Gum Disease Treatment Tips To Keep You Smiling
When we look at beautiful smiles, healthy gums send out a message of health and youth. They’re a healthy light pink color, are firm, without swelling, and they snuggly hug your teeth. This can usually be achieved by following an oral regimen and using gum disease treatment techniques if necessary.
- Gingiva means gums and “itis” means inflammation = gingivitis
- gum surfaces can appear puffy and deep pink or red
- sometimes, gums bleed when you brush or floss – even a little bit means gingivitis is present
- gingivitis in not usually painful
- it can cause persistent bad taste in your mouth and relentless bad breath
- caused by an accumulation of plaque bacteria – a naturally occurring sticky film on the teeth and at the gumline
- it is not destructive, but can lead to a more severe type of gum disease that is
- can be reversed with thorough home care plus regular professional dental hygiene cleanings at our practice – you should see changes within a few to a couple of weeks … but stay vigilant as gingivitis can return if attention to homecare begins to slacken
- brush twice a day minimum with a toothbrush with soft bristles and applying light pressure – don’t scrub
- floss once a day minimum
- don’t forget to clean your tongue with your brush or with a tongue scraper which can be more effective than brushing – ask us for advice next time you’re in
- replace your brush every 3 months or when the bristles are freyed
- pay close attention to your diet to ensure well-rounded nutrients including a balanced diet that covers off the recommended daily dose of vitamins and nutrients
- the color of gums appear red, dusky red, or purplish
- gums can feel tender when touched and bleed easily
- gums may be painful
- sometimes people with periodontitis experience pain when chewing
- gums bleed easily and often
- bad breath is chronic
- damages your teeth’s supporting ligaments and bone
- gums that pull away from teeth (gum recession)
- loose or shifting teeth – change in the position of your teeth
- excessive buildup of hardened plaque (called tartar or calculus) on your teeth around the gumline
- sometimes there’s pus between your teeth and gums
- an inflammatory response throughout your body as oral disease has been connected to, has a relationship with, or has been shown to influence other inflammatory diseases such as…
- heart disease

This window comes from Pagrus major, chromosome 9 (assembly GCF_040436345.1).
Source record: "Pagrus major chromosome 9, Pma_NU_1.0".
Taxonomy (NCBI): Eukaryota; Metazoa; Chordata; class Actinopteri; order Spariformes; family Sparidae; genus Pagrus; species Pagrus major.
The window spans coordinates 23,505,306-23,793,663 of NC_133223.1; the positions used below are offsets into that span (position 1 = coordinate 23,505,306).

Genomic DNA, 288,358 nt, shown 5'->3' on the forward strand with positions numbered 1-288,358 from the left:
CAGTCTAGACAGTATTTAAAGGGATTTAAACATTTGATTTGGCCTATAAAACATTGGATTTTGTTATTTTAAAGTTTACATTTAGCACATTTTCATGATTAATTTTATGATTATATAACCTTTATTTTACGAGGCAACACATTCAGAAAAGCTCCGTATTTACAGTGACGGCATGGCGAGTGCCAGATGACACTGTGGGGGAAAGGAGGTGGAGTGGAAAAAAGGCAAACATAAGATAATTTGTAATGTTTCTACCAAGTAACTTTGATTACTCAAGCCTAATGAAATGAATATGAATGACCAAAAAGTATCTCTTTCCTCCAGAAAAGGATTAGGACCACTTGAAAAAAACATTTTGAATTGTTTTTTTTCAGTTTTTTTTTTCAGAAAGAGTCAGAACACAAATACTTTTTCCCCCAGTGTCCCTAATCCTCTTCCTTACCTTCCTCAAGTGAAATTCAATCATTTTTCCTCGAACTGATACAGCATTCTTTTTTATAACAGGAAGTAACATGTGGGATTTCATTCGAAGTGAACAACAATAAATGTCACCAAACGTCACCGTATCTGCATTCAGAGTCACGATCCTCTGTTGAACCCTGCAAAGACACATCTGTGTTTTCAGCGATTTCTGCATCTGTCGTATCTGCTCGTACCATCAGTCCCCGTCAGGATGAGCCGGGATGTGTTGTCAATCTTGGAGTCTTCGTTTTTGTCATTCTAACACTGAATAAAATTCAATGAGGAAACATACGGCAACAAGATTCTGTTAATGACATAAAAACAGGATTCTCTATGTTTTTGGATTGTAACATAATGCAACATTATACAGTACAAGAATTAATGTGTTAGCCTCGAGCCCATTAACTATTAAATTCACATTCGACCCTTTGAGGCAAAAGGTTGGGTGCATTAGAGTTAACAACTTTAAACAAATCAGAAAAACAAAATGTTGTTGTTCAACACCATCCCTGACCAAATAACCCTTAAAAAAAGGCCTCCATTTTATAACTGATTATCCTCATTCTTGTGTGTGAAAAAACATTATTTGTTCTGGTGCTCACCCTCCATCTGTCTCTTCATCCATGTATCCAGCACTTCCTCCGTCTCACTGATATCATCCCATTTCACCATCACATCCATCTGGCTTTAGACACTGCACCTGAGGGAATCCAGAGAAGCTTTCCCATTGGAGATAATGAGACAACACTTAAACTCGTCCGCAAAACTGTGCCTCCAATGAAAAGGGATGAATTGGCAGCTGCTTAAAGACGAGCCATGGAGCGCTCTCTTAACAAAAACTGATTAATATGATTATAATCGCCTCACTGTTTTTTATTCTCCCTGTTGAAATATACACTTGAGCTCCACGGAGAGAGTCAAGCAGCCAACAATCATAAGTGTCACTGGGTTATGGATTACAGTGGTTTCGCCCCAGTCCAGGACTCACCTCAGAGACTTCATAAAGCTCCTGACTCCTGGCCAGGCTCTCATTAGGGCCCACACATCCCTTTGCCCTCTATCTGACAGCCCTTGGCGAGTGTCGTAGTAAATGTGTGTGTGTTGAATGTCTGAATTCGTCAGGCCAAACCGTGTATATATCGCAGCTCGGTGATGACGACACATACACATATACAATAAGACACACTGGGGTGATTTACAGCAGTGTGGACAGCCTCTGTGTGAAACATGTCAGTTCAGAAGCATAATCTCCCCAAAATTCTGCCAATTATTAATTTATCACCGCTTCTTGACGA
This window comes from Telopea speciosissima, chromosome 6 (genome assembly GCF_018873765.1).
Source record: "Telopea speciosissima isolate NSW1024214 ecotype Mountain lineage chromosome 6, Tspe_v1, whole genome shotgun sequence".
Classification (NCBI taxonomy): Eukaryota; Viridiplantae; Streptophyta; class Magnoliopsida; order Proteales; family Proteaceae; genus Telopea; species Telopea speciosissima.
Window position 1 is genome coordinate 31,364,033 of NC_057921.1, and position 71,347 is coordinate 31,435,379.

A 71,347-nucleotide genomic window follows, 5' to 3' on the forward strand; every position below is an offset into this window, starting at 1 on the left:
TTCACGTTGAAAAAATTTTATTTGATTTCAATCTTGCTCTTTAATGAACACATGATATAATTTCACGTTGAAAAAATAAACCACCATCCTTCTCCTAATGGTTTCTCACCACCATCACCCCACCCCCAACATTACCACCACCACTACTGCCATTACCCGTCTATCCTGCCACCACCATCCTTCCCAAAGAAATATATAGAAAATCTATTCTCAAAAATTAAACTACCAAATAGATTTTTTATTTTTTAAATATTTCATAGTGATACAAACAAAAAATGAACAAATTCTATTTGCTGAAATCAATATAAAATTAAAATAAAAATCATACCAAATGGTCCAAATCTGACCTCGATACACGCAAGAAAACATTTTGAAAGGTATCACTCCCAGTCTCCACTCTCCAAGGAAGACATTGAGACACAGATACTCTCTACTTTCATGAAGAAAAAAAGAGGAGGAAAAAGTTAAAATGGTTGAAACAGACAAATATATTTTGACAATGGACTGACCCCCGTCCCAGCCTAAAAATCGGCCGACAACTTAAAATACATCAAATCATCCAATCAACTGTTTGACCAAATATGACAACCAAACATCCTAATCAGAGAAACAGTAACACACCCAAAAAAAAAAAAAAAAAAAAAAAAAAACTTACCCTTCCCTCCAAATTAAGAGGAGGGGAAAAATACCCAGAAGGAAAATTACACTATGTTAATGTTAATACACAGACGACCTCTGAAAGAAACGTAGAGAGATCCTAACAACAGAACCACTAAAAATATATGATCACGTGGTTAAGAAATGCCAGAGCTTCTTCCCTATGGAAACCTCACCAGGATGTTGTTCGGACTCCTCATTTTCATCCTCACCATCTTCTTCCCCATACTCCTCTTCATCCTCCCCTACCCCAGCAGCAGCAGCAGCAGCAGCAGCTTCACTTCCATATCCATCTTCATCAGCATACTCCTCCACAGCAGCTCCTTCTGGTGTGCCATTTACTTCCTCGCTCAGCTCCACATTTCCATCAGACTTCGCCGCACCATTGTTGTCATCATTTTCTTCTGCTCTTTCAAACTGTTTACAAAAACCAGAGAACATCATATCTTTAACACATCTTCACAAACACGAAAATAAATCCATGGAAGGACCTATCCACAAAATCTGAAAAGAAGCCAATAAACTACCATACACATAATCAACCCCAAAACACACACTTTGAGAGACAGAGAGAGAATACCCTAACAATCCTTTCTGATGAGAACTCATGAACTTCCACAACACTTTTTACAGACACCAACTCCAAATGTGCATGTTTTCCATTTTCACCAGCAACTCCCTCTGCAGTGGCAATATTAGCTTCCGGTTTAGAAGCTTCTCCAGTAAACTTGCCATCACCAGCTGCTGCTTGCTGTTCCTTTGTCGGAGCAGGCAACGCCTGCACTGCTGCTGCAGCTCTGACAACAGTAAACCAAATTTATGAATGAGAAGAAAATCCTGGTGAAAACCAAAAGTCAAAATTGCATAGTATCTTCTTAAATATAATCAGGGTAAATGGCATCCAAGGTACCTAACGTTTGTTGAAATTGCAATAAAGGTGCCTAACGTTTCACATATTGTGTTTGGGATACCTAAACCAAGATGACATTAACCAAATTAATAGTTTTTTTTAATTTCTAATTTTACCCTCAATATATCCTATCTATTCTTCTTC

- stroke disease
- Alzheimer’s disease
- some types of cancer
- lung disease
- rheumatoid arthritis
- pregnancy complications
- pre-term births
- low-birth-weight babies
- kidney disease.
If gum disease is left untreated and it progresses, it can develop into a more severe form of gingivitis called periodontitis. At this stage, teeth can become so loose that surgery or tooth extraction is necessary. The good news is you can avoid that altogether with a strong at-home hygiene routine and regular visits to our practice.
Suspicious? What are the ways you can tell if you have developed gum disease?
Have you noticed blood on your toothbrush or in the toothpaste you spit out after cleaning your teeth? Perhaps your gums bleed when you eat. Or maybe you have really bad breath all the time (also known as halitosis). These are all signs of gum disease.
What are some of the causes of gum disease?
The seven main causes of gum disease include:
- Plaque buildup.
- Smoking and chewing tobacco. Smoking not only makes your teeth and fingernails yellow, but it also makes your mouth much more vulnerable to gum disease.
- Hormonal changes in females. During the time of the menstrual cycle (or if you’re pregnant), your gums may become inflamed, irritated, puffy, red, or bleed a little when brushing or flossing.
- Prescription medications. There are some drugs that give you dry mouth or reduce your saliva flow, which makes bacteria spread more.
- Nutritional deficiencies. If you ingest too many sugary substances or don’t get all your daily vitamins, it can make your mouth a breeding ground for bacteria.
- Crooked teeth. Crooked teeth can be a breeding ground for gum disease because plaque and tartar tend to build up between the gaps and spaces in the misaligned teeth.
- Family history. If there is a history of gum disease, talk to us, your dentist in Houston (77098), about it. Your genetics may put you at a slightly increased risk for infection.
Here are some home treatment options (traditional and more holistic) you can try…
- Brush and floss at least twice daily.
- Get rid of stubborn bacteria trapped under the gumline.
- Swish with mouthwash.
- Be careful with the foods and beverages you consume. Alcohol, carbonated drinks, and sugary snacks can all be harmful.
If you’re concerned about gum disease or are displaying any symptoms mentioned in this article, please call us at (713) 715-7354 today. We can help keep your smile beautiful and functioning the way it should.